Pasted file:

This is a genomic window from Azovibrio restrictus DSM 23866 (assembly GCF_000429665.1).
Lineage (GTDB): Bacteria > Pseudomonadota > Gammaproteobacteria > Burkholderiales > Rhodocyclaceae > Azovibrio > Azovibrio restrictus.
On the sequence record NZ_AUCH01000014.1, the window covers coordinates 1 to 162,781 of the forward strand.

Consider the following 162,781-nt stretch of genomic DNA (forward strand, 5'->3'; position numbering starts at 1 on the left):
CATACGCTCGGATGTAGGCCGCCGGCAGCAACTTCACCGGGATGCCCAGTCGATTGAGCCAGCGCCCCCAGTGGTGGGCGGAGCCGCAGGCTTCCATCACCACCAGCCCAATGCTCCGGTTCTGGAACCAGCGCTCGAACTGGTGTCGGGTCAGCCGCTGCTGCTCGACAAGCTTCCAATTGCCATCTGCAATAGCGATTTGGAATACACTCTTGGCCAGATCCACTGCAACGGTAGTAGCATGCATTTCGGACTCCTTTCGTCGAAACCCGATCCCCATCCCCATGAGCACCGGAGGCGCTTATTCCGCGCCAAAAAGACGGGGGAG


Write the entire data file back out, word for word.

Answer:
This is a genomic window from Azovibrio restrictus DSM 23866 (assembly GCF_000429665.1).
Lineage (GTDB): Bacteria > Pseudomonadota > Gammaproteobacteria > Burkholderiales > Rhodocyclaceae > Azovibrio > Azovibrio restrictus.
On the sequence record NZ_AUCH01000014.1, the window covers coordinates 1 to 162,781 of the forward strand.

Consider the following 162,781-nt stretch of genomic DNA (forward strand, 5'->3'; position numbering starts at 1 on the left):
CATACGCTCGGATGTAGGCCGCCGGCAGCAACTTCACCGGGATGCCCAGTCGATTGAGCCAGCGCCCCCAGTGGTGGGCGGAGCCGCAGGCTTCCATCACCACCAGCCCAATGCTCCGGTTCTGGAACCAGCGCTCGAACTGGTGTCGGGTCAGCCGCTGCTGCTCGACAAGCTTCCAATTGCCATCTGCAATAGCGATTTGGAATACACTCTTGGCCAGATCCACTGCAACGGTAGTAGCATGCATTTCGGACTCCTTTCGTCGAAACCCGATCCCCATCCCCATGAGCACCGGAGGCGCTTATTCCGCGCCAAAAAGACGGGGGAG